Iso­tope Abun­dance Half-life (t1/2) Decay mode Pro­duct
284Fl[12][13] syn 2.5 ms SF
285Fl[14] syn 0.10 s α 281Cn
286Fl syn 0.12 s 40% α 282Cn
60% SF
287Fl[15] syn 0.48 s α 283Cn
EC? 287Nh
288Fl syn 0.66 s α 284Cn
289Fl syn 1.9 s α 285Cn
290Fl[16][17] syn 19 s? EC 290Nh
α 286Cn
Category Category: Flerovium
| references

Flerovium is a superheavy artificial chemical element with the symbol Fl and atomic number 114. It is an extremely radioactive synthetic element. The element is named after the Flerov Laboratory of Nuclear Reactions of the Joint Institute for Nuclear Research in Dubna, Russia, where the element was discovered in 1998. The name of the laboratory, in turn, honours the Russian physicist Georgy Flyorov (Флёров in Cyrillic, hence the transliteration of "yo" to "e"). The name was adopted by IUPAC on 30 May 2012.

In the periodic table of the elements, it is a transactinide element in the p-block. It is a member of the 7th period and is the heaviest known member of the carbon group; it is also the heaviest element whose chemistry has been investigated. Initial chemical studies performed in 2007–2008 indicated that flerovium was unexpectedly volatile for a group 14 element;[18] in preliminary results it even seemed to exhibit properties similar to those of the noble gases.[19] More recent results show that flerovium's reaction with gold is similar to that of copernicium, showing that it is a very volatile element that may even be gaseous at standard temperature and pressure, that it would show metallic properties, consistent with it being the heavier homologue of lead, and that it would be the least reactive metal in group 14. The question of whether flerovium behaves more like a metal or a noble gas is still unresolved as of 2018.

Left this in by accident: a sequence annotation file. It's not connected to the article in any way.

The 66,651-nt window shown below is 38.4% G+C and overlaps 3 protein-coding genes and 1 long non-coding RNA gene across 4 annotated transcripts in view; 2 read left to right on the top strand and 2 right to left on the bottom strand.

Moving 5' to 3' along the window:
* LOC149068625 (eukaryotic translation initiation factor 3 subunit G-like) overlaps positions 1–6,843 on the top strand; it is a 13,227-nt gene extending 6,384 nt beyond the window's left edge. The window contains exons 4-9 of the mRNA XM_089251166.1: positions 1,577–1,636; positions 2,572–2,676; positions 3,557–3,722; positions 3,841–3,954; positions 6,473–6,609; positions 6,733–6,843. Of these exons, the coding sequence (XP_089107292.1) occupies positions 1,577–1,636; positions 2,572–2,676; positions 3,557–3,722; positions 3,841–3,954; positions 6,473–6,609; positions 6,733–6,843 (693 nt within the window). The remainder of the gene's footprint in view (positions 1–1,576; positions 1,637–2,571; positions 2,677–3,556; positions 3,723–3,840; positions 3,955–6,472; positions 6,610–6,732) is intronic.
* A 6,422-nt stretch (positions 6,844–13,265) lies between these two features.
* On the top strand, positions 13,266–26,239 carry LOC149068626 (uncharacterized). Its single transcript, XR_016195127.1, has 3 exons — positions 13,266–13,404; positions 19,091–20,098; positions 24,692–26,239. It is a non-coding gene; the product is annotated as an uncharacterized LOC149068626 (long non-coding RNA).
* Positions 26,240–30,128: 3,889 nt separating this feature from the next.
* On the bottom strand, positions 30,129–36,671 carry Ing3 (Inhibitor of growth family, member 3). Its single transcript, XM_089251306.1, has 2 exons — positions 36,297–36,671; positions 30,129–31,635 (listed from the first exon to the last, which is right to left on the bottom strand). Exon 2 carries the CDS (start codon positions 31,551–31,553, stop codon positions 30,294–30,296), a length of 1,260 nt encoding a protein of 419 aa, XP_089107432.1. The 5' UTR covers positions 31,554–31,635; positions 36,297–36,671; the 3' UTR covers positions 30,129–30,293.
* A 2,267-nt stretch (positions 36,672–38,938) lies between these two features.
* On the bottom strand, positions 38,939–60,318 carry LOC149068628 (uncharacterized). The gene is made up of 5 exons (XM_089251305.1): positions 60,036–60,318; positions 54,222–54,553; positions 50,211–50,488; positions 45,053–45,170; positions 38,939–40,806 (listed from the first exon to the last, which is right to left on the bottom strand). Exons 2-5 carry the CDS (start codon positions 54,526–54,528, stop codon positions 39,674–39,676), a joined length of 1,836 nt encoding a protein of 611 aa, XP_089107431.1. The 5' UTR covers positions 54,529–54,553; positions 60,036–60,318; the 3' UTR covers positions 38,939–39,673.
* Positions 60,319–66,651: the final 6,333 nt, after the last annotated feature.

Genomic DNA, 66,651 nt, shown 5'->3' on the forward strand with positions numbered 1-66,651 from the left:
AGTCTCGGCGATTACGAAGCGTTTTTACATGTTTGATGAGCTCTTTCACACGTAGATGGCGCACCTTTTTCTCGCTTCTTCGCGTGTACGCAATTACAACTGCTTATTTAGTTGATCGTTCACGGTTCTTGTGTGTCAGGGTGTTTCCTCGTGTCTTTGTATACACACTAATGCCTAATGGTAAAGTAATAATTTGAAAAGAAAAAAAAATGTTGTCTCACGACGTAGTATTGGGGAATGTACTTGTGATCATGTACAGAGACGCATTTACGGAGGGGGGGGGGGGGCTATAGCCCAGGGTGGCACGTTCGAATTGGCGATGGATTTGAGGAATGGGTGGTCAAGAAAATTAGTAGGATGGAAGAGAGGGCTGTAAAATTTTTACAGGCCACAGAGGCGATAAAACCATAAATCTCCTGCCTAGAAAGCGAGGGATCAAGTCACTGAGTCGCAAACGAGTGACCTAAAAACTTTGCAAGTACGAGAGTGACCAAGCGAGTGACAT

About 90 atoms of flerovium have been observed: 58 were synthesized directly, and the rest were made from the radioactive decay of heavier elements. All of these flerovium atoms have been shown to have mass numbers from 284 to 290. The most stable known flerovium isotope, flerovium-289, has a half-life of around 1.9 seconds, but it is possible that the unconfirmed flerovium-290 with one extra neutron may have a longer half-life of 19 seconds; this would be one of the longest half-lives of any isotope of any element at these farthest reaches of the periodic table. Flerovium is predicted to be near the centre of the theorized island of stability, and it is expected that heavier flerovium isotopes, especially the possibly doubly magic flerovium-298, may have even longer half-lives.